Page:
I won't have much in the way of fiber art comments for a while. My husband had a heart attack the day before Thanksgiving, and is in CCU. Lots to be thankful for, but no art to speak of right now. I hope to be back at it soon.
I've been working on a new piece titled "Tympani #I". Not because of my amazing percussion talents (or any musical talent, for that matter), but because I wanted to try to capture the feeling one gets when the kettledrums come into a piece of music. You feel it in your liver before you even hear it, and there's a visceral excitement in your mind by the time the sound registers. I think that's very exciting. So I researched tympani and learned more that I ever wanted to know about their history, including some cool images of kettledrums strapped to either side of a horse and played while riding. Must have required some pretty extensive training for the horse as well as the musician.
Not a great photo, but you can get an idea of the swirling sound waves and the aqua/copper/purple color scheme. I've added beads and metallic stitching as well. It's just under 36" on a side.
Here's a detail of the "window," a sheer area that lets light through if displayed properly. You can see all the hand stitching and some of the embellishment.
So now I'm in search of a tympanist or other percussion fan who might be interested in something like this. I'll start on "Tympani #2" soon; it's mainly in shades and textures of copper.
So I did print and cut out and fuse the needed mushroom photos, and put on the binding, and make a label for the back. "Toadstools" is done, I'm relieved. It is up off the floor of the studio, no longer nagging silently every time I walk by.
The quilt is 80" by 80", hand and machine quilted. Looking at it now, I think about how I could have redistributed the blocks. All in all, though, I like the colors, love the mushrooms, and I'm very glad to be done with it.
Here's a detail with one of the mushroom appliques fused over a "problem area." I think the little appliques add some whimsy to what would otherwise be a pretty static quilt. On the back, the label warns readers against gathering these particular mushrooms, which are toxic.
It's election day, and I've voted already. Friends of mine are running for local offices, so I'm anxious to hear the results this evening. One of the good things about living in a small town. Many years ago, my high school civics teacher advised us that the most important vote we'd cast would be the local one because those votes have the most direct impact on our daily lives. That may be the only thing I remember from civics, but it's a good one.
Have you ever had a project that just wouldn't get finished? Over two years ago I made a quilt titled "Toadstools," based loosely on a photo in a quilt magazine. That one was a Civil War era quilt with millions of half-square triangles--I didn't reproduce that part, nor did I use their color scheme. Just the basic layout, with a nice mushroom print in each block. Pleasant dirty-purple and soft reds, some pink, blue and greens. Anyway, as it neared completion, there were some "problem areas" that were just unlikely to get fixed. To me, they stood out and ruined the quilt. I decided to take the musroom print remnants and fuse them over the problems. I had them all on fusible, cut artistically and ready to apply when . . . I lost them! I have looked everywhere, under carpets, behind furniture--there is a black hole somewhere that contains my appliques. So the quilt has sat, fully quilted, binding ready to apply, waiting for its fix.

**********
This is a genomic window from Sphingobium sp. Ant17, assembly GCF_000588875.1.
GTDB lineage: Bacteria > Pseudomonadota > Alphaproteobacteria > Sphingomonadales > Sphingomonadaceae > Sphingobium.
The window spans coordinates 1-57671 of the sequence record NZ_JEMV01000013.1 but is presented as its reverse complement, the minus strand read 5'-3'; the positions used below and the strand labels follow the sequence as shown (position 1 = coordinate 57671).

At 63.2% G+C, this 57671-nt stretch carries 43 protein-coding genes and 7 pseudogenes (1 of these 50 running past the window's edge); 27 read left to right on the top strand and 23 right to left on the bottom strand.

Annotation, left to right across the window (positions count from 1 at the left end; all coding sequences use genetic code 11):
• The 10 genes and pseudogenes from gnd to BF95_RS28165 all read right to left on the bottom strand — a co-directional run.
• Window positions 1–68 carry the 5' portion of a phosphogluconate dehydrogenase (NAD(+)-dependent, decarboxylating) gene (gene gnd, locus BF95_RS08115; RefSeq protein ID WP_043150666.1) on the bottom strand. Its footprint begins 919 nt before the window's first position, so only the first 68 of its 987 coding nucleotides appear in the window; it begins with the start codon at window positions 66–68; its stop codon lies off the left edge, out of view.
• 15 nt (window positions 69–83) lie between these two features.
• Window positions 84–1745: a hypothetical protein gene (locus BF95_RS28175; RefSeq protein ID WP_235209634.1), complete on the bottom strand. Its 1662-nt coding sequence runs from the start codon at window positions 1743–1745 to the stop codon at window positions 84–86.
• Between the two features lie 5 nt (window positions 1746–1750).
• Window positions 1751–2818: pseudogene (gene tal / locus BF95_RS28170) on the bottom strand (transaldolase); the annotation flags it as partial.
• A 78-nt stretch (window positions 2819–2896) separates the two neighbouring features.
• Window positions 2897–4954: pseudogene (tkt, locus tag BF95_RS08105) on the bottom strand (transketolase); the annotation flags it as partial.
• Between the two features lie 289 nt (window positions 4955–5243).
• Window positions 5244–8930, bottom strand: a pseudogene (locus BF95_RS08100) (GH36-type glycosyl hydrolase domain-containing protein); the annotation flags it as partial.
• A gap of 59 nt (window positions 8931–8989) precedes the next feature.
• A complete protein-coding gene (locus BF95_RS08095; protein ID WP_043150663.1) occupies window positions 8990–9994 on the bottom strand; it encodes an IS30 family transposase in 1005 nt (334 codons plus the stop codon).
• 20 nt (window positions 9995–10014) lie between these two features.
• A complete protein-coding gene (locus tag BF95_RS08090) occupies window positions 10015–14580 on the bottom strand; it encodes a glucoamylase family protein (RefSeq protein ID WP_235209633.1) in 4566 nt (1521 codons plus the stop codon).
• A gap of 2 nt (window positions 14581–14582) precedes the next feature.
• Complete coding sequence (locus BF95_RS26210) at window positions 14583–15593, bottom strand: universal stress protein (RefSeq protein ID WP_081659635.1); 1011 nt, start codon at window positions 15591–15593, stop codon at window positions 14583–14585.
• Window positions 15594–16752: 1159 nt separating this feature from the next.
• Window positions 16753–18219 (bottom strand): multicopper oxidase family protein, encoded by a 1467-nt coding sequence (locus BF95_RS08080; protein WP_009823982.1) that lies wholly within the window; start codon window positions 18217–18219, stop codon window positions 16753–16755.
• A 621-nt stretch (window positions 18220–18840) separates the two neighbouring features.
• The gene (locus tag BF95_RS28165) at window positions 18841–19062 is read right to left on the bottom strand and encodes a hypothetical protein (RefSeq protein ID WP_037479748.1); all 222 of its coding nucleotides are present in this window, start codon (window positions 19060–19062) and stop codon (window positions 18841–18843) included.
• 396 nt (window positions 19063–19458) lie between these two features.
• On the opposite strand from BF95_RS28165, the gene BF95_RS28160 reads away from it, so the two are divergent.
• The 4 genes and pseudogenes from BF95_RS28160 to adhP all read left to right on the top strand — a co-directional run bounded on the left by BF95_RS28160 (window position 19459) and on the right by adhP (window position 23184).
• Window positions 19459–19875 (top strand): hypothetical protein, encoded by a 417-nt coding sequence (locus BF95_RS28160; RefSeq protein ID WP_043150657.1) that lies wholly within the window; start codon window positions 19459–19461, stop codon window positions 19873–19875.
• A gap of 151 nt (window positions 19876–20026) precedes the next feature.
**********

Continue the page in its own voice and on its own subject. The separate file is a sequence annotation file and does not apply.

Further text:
And this morning, as I woke too early to get up (because of time change back to Standard Time) it came to me: I can find mushroom photos on the web! And adapt them to my needs! So here is the lovely, Wikipedia usable photo, which I am carefully attributing to Onderwijsgek@nl.wikipedia . Thanks, Onderwijsgek. You have made my day. I can finish the thing and quit feeling guilty/stupid.
This afternoon we'll go to the International Quilt Festival, probably buy some fabric and thread, maybe beads. I'm running low on copper colored beads. Admire all the exhibits, try to quash envy. I have two small quilts in the Texas SAQA exhibit, so I'll reclaim those at the end of the day.
When Toadstools is finished, in a few days, I'll post a photo. Isn't it great how things like this percolate deep in the mind, then float to the surface while you're dozing?
Bobbe Shapiro Nolan, Fiber Artist in Eagle Lake, TX. Trying to learn to call the sewing room my studio, and myself an artist. I retired after 15 years in hospice nursing--so now I have the time!.